Jack has found ways to surprise us with unexpecte
d emotional growth. Out of the blue in mid-December he asked how Santa was going to get into our house on Christmas Eve. He had never "got" Santa before -- we actually though it was a quandary that we would never need to anguish over. He's interested now in holidays (and not just because of presents), the solstice, seasons, and days of the week. Minor growth, for sur
e, but to me it shows an increase in the awareness of his place in the world. He also comes home from school remembering activities and talking about books they read, absorbing his days rather than having them wash over him like a bank of fog.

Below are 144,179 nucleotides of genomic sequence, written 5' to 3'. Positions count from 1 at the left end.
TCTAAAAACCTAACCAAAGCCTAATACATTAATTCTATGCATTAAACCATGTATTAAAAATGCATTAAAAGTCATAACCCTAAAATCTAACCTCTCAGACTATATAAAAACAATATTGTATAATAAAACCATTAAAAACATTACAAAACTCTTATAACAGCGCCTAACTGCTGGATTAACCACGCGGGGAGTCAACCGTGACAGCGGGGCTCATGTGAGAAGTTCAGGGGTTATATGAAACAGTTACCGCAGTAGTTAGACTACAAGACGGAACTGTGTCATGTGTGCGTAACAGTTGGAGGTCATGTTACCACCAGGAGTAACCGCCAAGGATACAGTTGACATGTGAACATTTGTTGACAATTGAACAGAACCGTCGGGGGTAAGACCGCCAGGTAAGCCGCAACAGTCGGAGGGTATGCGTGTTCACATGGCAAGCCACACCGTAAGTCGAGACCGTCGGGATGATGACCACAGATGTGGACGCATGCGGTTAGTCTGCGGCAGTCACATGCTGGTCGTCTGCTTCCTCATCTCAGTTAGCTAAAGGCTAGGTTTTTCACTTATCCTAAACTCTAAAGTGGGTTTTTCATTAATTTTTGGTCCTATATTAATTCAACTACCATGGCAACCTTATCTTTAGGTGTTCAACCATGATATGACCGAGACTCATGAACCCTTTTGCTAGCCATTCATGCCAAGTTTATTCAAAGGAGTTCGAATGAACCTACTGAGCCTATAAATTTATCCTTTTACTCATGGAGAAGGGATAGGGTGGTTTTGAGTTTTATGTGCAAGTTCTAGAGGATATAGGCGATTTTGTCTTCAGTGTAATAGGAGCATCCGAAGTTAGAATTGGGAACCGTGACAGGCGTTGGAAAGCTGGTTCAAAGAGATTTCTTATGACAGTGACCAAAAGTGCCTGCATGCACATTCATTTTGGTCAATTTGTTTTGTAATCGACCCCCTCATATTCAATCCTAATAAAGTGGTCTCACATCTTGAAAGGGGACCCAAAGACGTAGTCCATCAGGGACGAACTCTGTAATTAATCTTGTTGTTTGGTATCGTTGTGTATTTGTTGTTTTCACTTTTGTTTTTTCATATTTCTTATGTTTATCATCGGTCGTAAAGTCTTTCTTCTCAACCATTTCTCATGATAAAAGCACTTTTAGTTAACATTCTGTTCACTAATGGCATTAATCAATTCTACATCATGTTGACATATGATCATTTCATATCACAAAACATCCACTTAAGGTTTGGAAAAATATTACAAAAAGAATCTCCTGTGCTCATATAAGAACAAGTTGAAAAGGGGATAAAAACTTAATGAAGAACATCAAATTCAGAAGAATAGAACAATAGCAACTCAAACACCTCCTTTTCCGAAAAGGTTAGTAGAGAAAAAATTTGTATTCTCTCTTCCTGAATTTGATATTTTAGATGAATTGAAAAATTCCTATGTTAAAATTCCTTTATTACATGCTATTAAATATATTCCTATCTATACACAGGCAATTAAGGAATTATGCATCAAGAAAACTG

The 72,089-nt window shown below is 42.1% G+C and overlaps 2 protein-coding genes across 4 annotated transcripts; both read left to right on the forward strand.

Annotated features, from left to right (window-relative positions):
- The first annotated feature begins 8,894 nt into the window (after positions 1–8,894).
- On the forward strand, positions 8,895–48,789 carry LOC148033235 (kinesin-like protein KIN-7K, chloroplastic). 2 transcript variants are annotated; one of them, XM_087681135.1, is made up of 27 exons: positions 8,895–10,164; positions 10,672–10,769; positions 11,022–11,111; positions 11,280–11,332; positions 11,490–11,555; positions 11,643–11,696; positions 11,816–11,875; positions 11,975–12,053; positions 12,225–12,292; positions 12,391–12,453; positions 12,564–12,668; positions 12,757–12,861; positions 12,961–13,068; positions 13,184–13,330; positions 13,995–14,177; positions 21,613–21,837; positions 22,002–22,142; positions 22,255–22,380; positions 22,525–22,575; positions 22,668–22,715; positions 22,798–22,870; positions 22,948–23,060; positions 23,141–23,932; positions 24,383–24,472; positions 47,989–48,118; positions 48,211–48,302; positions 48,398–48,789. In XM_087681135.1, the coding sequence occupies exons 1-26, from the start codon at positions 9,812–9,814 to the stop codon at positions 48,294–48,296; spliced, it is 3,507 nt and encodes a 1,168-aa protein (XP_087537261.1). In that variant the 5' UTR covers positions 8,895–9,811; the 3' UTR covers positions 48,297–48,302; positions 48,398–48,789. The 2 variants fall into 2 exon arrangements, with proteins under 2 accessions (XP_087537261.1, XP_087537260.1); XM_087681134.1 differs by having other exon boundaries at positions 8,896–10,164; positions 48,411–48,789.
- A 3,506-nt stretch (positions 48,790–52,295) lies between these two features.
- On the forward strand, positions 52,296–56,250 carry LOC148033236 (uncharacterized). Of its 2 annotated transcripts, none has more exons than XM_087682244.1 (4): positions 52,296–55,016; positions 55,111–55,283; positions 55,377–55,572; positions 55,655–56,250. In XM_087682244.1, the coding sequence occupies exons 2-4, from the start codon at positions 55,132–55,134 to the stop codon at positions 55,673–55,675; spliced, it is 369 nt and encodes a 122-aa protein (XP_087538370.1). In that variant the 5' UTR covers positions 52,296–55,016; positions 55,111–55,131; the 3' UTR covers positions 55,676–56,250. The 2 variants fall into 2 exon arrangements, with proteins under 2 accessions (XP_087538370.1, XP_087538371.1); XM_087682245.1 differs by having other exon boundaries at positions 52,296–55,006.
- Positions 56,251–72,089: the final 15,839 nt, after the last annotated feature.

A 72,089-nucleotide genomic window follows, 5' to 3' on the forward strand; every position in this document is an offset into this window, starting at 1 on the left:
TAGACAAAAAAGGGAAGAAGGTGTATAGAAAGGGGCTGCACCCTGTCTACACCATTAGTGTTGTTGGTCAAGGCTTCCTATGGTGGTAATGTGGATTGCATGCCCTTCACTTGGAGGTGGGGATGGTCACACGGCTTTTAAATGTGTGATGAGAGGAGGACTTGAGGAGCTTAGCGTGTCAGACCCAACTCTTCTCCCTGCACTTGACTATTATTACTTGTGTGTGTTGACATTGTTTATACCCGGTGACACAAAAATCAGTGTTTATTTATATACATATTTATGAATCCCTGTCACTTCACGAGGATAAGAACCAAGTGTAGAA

But the biggest change is a sharp new interest in girls. He says boys are hard to make friends with, but he is in love with girls. His gaze is drawn to them everywhere, all kinds of girls of all ages, at playgrounds, in stores, on the street! His interactions with them are clumsy and awkward, but he is
at least displaying interest for the first time. He adores t
he single girl at school (b
oth programs are all male except for that one girl) and expresses love and caring for her. They play together well but her parents don't speak English and we don't speak Spanish, so we haven't been able to get the kids together for a playdate outside of school. We sent a note home with her for Jack's birthday party but maybe they couldn't read it. Oh well, will keep trying.